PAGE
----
Friday, November 7, 2008

Faces of South Africa

South Africa is a diverse country with people from many different ethnicities, religions, and languages. South Africa is often called the Cradle of Humankind, for it is where archaeologists discovered 2,5-million-year-old fossils of our earliest ancestors, and 100 000-year-old remains of modern man. In percentage 79% classified themselves as African; 9,6% as white; 8,9% as coloured; and 2,5% as Indian/Asian, all with their own traditions, food, language. It is very diverse and people live most of the time in peace with another.

We are living in Johannesburg a very modern city and you hardly notice that there are still so many tribes living here with their original traditions and cultures so different than ours. I like to share some of these faces with you.

The first picture is just a cute picture I found and used as my change of address card back in June, but the rest are all pictures and stories I found on National Geographic and the link you can find by clicking on the title.

1. Face painting in the colors of the SA flag.

2. In a ceremony before being tested to see whether they are virgins, Zulu girls in Lamontville, South Africa, had their faces painted with mud.

3. Xhosa boys are shown wearing the white clay painted on their bodies that signifies transition to manhood. Around the teen years, Xhosa males traditionally are initiated into adulthood. The initiation includes a period of separation from family, during which older men mentor the younger ones. Still widely observed in rural areas, the initiation ends with the rite of circumcision.

4. Against a typically patterned Ndebele home, women display the colorful traditional costumes and neck and arm rings that their culture is known for.
The indigenous South African population includes the Nguni people (consisting of the Zulu, Xhosa, Ndebele, and Swazi), the Sotho-Tswana people, the Tsonga, and the Venda. A few members of the Khoi and the San (or Bushmen)southern Africa's oldest inhabitantslive in South Africa.

5. Islam is observed by a small minority of South Africans, including these children. About 80 percent of South Africans identify themselves as Christians. Jews, Hindus, and people who adhere to traditional African beliefs make up small religious minorities.

6. Woman From the Namaqualand Outback. The arid Namaqualand region is also known as the Garden of the Gods, because every August and September, Namaqualand bursts into a profusion of wildflowers.

There are relatively few old South Africans—only 1 in 20 is older than 65. And due in large part to the AIDS epidemic, deaths slightly exceeded births in South Africa in 2004, according to the CIA World Factbook. The result: a shrinking population.

7. Zulu Bride. The Zulu kingdom is called KwaZulu, or "place of heaven." This fertile country contains wilderness parks, traditional kraals (native villages), and Durban, Africa's busiest port.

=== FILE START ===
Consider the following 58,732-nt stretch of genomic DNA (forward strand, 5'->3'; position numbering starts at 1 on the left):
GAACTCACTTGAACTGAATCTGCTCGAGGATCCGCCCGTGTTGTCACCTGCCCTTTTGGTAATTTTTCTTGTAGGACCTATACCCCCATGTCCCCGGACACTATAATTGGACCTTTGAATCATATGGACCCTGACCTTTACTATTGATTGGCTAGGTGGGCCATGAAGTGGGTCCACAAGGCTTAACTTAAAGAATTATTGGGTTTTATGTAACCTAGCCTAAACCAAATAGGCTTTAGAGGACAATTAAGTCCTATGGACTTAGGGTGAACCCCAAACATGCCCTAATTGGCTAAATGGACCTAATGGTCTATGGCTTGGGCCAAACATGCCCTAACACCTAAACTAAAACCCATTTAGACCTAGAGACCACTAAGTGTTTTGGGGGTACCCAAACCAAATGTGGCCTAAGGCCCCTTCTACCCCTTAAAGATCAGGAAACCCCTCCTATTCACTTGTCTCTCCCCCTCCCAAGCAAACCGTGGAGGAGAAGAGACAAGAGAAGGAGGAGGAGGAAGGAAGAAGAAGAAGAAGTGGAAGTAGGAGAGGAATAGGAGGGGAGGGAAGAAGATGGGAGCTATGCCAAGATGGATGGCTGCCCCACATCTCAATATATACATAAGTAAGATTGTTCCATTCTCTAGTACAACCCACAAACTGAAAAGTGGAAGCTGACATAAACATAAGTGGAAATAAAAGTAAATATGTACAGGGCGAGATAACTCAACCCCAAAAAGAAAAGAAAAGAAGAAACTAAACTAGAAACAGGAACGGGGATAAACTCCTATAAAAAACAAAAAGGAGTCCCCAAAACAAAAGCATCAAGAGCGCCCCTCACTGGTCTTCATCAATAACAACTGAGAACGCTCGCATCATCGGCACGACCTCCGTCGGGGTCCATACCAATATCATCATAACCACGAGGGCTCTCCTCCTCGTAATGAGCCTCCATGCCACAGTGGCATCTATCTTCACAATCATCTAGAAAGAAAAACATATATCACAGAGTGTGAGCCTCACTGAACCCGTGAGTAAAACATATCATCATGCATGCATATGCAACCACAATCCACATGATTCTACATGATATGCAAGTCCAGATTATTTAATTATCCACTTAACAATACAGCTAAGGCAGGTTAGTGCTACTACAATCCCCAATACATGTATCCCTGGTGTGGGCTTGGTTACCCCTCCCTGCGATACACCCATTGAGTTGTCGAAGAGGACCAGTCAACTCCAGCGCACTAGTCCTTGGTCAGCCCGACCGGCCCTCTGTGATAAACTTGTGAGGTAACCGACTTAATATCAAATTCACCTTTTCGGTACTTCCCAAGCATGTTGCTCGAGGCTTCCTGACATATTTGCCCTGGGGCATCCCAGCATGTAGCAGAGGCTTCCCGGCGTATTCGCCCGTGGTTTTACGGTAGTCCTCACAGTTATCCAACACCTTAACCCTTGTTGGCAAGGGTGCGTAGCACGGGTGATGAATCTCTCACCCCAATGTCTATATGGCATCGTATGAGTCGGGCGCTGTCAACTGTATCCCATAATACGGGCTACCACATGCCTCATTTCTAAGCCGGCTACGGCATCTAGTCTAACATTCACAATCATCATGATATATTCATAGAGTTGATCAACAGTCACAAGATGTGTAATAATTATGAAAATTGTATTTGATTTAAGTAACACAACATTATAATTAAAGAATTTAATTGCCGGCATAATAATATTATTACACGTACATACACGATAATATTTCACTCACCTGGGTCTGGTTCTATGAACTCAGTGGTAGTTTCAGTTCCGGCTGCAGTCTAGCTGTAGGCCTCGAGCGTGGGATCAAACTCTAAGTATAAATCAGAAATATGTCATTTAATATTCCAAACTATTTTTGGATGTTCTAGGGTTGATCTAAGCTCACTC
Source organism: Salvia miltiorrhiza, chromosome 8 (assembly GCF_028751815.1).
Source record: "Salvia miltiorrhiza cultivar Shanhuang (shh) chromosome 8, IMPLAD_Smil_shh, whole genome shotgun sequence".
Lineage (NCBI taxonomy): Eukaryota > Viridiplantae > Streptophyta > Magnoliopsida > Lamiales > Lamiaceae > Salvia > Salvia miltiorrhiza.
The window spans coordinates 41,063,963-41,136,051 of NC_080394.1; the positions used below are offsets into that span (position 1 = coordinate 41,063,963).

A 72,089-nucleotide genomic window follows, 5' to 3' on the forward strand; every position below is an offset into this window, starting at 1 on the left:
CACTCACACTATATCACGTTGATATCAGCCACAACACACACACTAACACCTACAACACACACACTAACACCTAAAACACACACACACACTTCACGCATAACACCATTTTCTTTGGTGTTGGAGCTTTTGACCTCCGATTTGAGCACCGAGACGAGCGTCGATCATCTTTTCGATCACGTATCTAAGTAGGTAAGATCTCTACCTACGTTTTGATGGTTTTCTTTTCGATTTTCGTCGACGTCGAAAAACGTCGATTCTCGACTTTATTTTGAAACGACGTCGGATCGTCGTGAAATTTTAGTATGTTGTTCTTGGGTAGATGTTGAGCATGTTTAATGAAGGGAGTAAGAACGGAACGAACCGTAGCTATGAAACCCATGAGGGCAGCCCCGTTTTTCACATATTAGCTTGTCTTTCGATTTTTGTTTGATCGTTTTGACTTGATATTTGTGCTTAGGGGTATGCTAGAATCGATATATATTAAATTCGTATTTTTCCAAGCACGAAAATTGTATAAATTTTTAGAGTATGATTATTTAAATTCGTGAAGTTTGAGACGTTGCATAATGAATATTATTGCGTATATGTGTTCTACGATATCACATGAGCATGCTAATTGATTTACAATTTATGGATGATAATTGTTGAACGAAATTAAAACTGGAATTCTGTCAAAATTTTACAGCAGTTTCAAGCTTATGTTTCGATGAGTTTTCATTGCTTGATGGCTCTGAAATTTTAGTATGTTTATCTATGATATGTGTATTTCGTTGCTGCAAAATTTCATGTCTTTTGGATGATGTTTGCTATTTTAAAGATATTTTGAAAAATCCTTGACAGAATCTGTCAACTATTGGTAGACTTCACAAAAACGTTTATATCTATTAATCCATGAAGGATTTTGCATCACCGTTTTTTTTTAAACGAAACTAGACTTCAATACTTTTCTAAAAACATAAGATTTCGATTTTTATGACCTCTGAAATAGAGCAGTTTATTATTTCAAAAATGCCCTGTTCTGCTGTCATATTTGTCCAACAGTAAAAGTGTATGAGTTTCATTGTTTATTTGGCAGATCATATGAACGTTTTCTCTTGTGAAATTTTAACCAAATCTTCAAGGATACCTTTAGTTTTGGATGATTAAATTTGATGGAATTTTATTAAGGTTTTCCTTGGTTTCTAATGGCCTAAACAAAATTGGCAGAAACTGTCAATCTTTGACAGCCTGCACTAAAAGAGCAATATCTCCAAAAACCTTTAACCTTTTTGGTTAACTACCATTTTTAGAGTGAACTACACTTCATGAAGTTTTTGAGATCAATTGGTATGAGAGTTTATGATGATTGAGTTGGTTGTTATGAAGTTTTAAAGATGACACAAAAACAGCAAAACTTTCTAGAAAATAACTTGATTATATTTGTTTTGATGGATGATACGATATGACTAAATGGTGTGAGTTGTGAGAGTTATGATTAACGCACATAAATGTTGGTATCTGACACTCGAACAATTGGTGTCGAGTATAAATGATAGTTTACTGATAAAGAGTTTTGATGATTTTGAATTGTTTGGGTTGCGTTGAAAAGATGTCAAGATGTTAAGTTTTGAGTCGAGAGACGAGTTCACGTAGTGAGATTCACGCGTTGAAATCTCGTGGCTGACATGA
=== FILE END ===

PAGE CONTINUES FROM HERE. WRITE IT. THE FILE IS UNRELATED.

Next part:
IsiZulu is 1 of 11 official languages in South Africa, not to mention many more unofficial ones. Other official tongues include Afrikaans, English, isiNdebele, isiXhosa, Sepedi, Sesotho, Setswana, siSwati, Tshivenda, and Xitsonga.

8. Afrikaner Rugby Fan. South Africa's white community consists primarily of Afrikaners (descendants of Dutch, French, and German settlers who formed unique cultural traditions and their own language) and "English speakers" (mostly the descendants of immigrants from the United Kingdom).

9. Swazi Women at a Reed Dance. Young Swazi and Zulu women are regularly summoned by their respective monarchs to perform the ritual reed dance, which is a right of passage as well as a traditional homage to the king.

Swaziland is a separate, independent country, almost completely surrounded by South Africa, but many Swazi people live across the border, in South Africa.

South Africa is divided into nine provinces, each with its own legislature, premier, and executive council. The provinces are the Western Cape, the Eastern Cape, KwaZulu-Natal, the Northern Cape, Free State, North West, Gauteng, Mpumalanga, and Limpopo.

Within these provinces are a number of "traditional rulers," including the current Zulu king, Goodwill Zwelethini, who is a direct descendant of King Shaka, founder of the Zulu kingdom.

10. Indian Bride. South Africa's Indian community is largely descended from indentured laborers brought to South Africa by the British to work on sugar plantations. South African Indians today are found in all walks of life, including the president's cabinet, the law courts, and corporate executive suites.

11. "Coloured" Men at Cape Carnival. New Year's Day in South Africa traditionally means street carnivals of song and dance, especially among the Coloured people in the Cape Town area.

The Coloureds are South Africa's people of mixed racial ancestry. Made up of descendants of former slaves, blacks, and whites, many Coloureds proudly assert that they are living proof that South Africa's different races can get along.

Enjoy your weekend!

No comments:


Related Posts with Thumbnails